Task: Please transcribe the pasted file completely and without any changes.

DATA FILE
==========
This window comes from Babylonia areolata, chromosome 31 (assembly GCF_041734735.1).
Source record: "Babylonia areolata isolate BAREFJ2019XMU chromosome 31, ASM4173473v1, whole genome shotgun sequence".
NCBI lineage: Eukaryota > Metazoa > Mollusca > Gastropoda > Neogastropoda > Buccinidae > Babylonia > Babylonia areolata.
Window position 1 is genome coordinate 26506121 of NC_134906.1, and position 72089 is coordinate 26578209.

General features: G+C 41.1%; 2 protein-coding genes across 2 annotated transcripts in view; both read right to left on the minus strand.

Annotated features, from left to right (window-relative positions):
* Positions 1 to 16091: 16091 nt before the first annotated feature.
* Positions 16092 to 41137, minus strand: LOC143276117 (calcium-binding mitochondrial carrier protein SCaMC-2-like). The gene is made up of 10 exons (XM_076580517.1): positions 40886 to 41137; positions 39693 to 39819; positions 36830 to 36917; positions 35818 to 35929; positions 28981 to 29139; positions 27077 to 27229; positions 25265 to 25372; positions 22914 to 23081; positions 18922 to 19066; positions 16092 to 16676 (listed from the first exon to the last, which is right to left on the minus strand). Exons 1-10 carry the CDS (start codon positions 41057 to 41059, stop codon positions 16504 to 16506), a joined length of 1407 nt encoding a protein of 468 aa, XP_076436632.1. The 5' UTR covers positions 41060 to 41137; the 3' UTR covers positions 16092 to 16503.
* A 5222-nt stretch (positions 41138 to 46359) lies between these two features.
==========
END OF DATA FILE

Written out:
This window comes from Babylonia areolata, chromosome 31 (assembly GCF_041734735.1).
Source record: "Babylonia areolata isolate BAREFJ2019XMU chromosome 31, ASM4173473v1, whole genome shotgun sequence".
NCBI lineage: Eukaryota > Metazoa > Mollusca > Gastropoda > Neogastropoda > Buccinidae > Babylonia > Babylonia areolata.
Window position 1 is genome coordinate 26506121 of NC_134906.1, and position 72089 is coordinate 26578209.

General features: G+C 41.1%; 2 protein-coding genes across 2 annotated transcripts in view; both read right to left on the minus strand.

Annotated features, from left to right (window-relative positions):
* Positions 1 to 16091: 16091 nt before the first annotated feature.
* Positions 16092 to 41137, minus strand: LOC143276117 (calcium-binding mitochondrial carrier protein SCaMC-2-like). The gene is made up of 10 exons (XM_076580517.1): positions 40886 to 41137; positions 39693 to 39819; positions 36830 to 36917; positions 35818 to 35929; positions 28981 to 29139; positions 27077 to 27229; positions 25265 to 25372; positions 22914 to 23081; positions 18922 to 19066; positions 16092 to 16676 (listed from the first exon to the last, which is right to left on the minus strand). Exons 1-10 carry the CDS (start codon positions 41057 to 41059, stop codon positions 16504 to 16506), a joined length of 1407 nt encoding a protein of 468 aa, XP_076436632.1. The 5' UTR covers positions 41060 to 41137; the 3' UTR covers positions 16092 to 16503.
* A 5222-nt stretch (positions 41138 to 46359) lies between these two features.